Gross reserves at 1-yr high as BSP curbs peso strength

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The country’s gross international reserves (GIR) reached their highest level in more than a year in February, boosted by increases in the national government’s net foreign currency deposits and foreign exchange income from its investment abroad.

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The central bank may have also been able to build up its dollar reserves in the second month of the year as it tried to limit the strength of the peso against the US currency, an analyst said.

Preliminary data released by the Bangko Sentral ng Pilipinas (BSP) on Friday showed that the GIR rose $620 million to $81.34 billion in February from $80.72 billion in January – marking the highest level recorded since the $83.19 billion posted in December 2013.

Dollar reserves in January were up $796 million from the $80.54 billion level recorded a year earlier.

The rise in the national government’s net foreign currency deposits and in foreign exchange income from its investment abroad “was partially offset by revaluation adjustments in the BSP’s gold holdings arising from the decrease in the price of gold in the international market, as well as on its foreign currency-denominated reserves, and payments made by the national government for its maturing foreign exchange obligations,” the BSP said in a statement.

BSP curbs peso strength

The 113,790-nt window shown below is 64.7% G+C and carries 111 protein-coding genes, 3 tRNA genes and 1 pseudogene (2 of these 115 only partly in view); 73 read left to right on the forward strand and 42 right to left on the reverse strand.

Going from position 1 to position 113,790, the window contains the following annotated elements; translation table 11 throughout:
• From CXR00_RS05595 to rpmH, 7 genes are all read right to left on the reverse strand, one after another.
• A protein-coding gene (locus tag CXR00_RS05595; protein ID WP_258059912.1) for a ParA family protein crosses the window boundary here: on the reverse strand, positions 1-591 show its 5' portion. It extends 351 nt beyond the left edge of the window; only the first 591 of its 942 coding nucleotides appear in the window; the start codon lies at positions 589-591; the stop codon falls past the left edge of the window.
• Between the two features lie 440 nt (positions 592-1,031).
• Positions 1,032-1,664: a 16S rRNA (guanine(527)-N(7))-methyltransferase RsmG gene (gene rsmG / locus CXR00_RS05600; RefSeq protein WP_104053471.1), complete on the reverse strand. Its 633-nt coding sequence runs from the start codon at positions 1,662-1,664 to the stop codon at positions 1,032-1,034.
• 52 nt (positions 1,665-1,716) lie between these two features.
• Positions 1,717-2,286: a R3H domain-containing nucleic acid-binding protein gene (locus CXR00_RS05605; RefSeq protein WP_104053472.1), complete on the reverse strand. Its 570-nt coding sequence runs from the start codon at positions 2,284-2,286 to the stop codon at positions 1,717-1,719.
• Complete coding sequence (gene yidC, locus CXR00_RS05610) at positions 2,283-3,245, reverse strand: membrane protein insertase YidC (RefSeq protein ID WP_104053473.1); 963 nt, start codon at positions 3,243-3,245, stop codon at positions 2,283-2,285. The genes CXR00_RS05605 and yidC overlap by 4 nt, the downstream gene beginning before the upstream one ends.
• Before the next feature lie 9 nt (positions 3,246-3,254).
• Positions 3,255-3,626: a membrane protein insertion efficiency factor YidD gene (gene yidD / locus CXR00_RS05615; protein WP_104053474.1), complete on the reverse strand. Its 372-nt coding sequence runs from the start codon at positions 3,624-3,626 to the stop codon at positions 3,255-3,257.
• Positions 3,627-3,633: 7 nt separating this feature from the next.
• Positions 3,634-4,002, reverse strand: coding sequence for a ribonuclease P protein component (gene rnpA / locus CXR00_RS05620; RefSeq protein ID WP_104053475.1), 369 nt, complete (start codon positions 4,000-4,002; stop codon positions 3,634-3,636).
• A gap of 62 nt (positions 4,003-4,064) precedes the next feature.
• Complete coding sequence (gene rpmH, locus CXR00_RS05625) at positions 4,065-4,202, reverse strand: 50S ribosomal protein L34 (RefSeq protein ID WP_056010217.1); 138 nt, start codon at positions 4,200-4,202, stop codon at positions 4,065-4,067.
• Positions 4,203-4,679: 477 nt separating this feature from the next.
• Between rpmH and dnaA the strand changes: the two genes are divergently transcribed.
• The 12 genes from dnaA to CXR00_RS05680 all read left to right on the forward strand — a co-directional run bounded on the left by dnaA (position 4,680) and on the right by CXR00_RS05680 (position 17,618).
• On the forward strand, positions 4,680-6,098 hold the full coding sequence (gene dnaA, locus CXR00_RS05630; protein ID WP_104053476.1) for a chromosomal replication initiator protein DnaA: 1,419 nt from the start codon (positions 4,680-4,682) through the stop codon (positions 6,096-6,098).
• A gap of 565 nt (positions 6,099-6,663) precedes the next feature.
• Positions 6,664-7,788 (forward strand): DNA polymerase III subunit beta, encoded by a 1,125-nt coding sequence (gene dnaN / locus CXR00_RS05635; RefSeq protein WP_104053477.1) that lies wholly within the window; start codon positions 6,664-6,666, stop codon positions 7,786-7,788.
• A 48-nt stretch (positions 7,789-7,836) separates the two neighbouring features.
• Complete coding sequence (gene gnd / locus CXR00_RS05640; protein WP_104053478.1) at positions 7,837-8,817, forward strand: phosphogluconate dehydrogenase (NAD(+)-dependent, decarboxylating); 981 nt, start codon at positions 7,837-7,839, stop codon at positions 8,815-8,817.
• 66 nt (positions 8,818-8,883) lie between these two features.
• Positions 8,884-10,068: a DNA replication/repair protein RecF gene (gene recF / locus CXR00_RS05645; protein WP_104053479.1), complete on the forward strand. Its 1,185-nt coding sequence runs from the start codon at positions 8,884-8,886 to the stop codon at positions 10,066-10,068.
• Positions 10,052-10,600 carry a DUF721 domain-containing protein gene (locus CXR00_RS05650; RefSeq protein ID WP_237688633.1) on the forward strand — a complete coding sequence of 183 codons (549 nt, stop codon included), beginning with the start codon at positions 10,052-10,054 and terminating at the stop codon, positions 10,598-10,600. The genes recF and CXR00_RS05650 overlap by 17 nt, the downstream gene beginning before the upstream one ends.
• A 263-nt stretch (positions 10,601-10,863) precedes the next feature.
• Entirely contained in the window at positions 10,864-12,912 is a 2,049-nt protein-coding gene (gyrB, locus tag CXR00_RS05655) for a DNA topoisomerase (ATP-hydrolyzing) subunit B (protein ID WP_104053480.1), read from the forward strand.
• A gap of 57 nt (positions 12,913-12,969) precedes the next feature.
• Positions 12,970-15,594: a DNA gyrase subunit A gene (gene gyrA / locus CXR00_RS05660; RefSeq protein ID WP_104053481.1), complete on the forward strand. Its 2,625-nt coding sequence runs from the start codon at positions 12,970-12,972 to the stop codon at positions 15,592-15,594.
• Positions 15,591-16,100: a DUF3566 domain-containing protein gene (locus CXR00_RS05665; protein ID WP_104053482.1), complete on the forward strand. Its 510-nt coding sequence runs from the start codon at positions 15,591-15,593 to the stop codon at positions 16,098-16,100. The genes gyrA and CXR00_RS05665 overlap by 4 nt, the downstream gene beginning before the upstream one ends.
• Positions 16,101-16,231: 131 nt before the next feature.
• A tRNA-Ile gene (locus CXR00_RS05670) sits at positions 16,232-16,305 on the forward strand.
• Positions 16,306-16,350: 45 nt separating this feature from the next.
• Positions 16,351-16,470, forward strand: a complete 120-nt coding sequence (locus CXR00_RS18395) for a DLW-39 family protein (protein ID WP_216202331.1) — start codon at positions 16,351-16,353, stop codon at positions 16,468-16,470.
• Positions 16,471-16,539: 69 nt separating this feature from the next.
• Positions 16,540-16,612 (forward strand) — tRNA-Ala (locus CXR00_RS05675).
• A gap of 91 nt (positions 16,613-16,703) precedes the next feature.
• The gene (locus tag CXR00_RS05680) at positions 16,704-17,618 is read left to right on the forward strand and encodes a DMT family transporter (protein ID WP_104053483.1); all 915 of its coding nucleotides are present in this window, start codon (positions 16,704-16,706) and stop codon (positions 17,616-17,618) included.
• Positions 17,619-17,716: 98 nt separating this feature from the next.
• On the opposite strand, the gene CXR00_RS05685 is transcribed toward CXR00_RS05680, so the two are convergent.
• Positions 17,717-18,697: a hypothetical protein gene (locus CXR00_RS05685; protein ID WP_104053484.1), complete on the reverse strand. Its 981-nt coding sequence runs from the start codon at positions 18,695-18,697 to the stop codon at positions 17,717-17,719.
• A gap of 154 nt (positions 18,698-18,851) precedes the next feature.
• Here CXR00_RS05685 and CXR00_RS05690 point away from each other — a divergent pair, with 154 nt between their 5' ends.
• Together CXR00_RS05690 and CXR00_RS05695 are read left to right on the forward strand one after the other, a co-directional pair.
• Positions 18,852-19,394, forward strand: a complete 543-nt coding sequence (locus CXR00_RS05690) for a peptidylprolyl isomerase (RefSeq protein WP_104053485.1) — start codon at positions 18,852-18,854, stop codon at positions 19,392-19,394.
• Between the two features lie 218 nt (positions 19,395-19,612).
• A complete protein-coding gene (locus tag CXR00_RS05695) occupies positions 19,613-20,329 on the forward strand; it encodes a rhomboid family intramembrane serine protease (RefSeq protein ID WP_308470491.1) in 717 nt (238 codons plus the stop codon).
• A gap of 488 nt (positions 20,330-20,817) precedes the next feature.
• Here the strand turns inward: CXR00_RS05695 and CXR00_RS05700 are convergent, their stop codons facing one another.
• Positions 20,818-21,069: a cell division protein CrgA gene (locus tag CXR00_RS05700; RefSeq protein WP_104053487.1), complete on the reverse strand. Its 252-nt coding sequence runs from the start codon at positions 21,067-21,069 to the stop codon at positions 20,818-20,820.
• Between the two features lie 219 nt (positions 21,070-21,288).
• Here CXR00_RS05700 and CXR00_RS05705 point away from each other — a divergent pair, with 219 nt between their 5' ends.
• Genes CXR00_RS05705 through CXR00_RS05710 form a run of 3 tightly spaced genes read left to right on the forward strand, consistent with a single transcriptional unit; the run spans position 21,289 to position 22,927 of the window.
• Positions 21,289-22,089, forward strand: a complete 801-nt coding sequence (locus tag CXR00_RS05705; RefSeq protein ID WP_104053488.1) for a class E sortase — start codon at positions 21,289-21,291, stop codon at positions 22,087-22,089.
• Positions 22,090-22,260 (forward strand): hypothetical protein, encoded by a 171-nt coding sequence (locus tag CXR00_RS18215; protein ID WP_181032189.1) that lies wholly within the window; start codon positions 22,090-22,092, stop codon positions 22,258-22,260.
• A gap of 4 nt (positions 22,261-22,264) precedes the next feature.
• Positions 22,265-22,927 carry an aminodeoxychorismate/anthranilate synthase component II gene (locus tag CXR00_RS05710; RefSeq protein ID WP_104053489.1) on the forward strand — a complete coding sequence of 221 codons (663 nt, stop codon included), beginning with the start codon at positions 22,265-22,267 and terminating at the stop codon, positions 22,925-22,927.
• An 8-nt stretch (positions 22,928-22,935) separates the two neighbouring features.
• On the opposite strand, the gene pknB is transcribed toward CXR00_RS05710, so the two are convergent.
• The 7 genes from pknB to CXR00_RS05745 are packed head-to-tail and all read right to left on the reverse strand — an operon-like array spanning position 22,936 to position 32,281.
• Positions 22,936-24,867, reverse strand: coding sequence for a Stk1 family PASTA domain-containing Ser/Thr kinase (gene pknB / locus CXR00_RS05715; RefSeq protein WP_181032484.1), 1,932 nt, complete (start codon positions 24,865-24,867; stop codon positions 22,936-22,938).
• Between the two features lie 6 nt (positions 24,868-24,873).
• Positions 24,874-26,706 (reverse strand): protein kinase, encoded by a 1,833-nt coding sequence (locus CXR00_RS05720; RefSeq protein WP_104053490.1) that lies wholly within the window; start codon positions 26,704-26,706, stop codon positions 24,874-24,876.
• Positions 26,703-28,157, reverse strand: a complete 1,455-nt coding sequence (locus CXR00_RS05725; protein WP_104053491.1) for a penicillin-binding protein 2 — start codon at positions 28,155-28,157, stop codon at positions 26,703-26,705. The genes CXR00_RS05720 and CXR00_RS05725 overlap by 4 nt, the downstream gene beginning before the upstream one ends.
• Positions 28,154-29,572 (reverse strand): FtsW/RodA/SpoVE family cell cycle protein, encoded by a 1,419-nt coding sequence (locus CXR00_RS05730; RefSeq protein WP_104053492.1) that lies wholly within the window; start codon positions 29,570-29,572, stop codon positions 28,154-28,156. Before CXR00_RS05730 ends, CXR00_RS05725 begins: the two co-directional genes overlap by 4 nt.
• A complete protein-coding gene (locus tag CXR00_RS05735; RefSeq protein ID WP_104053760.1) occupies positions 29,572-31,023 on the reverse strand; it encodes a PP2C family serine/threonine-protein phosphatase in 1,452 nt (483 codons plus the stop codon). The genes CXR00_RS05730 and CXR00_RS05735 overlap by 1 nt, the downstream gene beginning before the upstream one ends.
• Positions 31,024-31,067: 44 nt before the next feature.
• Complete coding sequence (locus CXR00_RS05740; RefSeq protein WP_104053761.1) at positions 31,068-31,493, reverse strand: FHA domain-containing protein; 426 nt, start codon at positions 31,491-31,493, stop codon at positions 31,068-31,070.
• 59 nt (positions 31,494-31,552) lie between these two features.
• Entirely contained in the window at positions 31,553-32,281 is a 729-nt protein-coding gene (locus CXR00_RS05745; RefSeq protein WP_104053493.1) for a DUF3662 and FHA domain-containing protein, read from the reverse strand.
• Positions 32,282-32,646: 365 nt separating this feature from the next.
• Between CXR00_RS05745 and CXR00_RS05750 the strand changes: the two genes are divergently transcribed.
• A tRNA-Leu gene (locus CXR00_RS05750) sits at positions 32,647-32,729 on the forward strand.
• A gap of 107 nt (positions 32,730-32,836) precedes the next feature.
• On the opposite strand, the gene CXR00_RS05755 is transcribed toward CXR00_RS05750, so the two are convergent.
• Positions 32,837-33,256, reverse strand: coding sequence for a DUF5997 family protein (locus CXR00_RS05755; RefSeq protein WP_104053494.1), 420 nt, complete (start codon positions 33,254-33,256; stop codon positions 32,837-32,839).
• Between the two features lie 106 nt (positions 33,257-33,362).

Nicholas Antonio Mapa, associate economist at the Bank of the Philippine Islands (BPI) said the central bank was able to build up its level of GIR in the month of February as it stepped in to limit the sharp appreciation pressure of the peso.

“This trend may continue until the Fed hikes interest rates or sentiment turns away from the emerging markets,” he said.

Mapa also pointed out that among the emerging market space, the Philippines continues to attract a large proportion of flows to the region because of the country’s superior fundamentals.

“Thus, any depreciation trend [in the peso]will be limited,” he added.

Import cover extended

According to the central bank, the latest GIR level provides a buffer of 10.4 months’ worth of imports of goods and payments of services and income, up slightly from the 10.3-month import cover in January.

“It is also equivalent to 8.6 times the country’s short-term external debt based on original maturity and 6 times based on residual maturity,” the BSP added.

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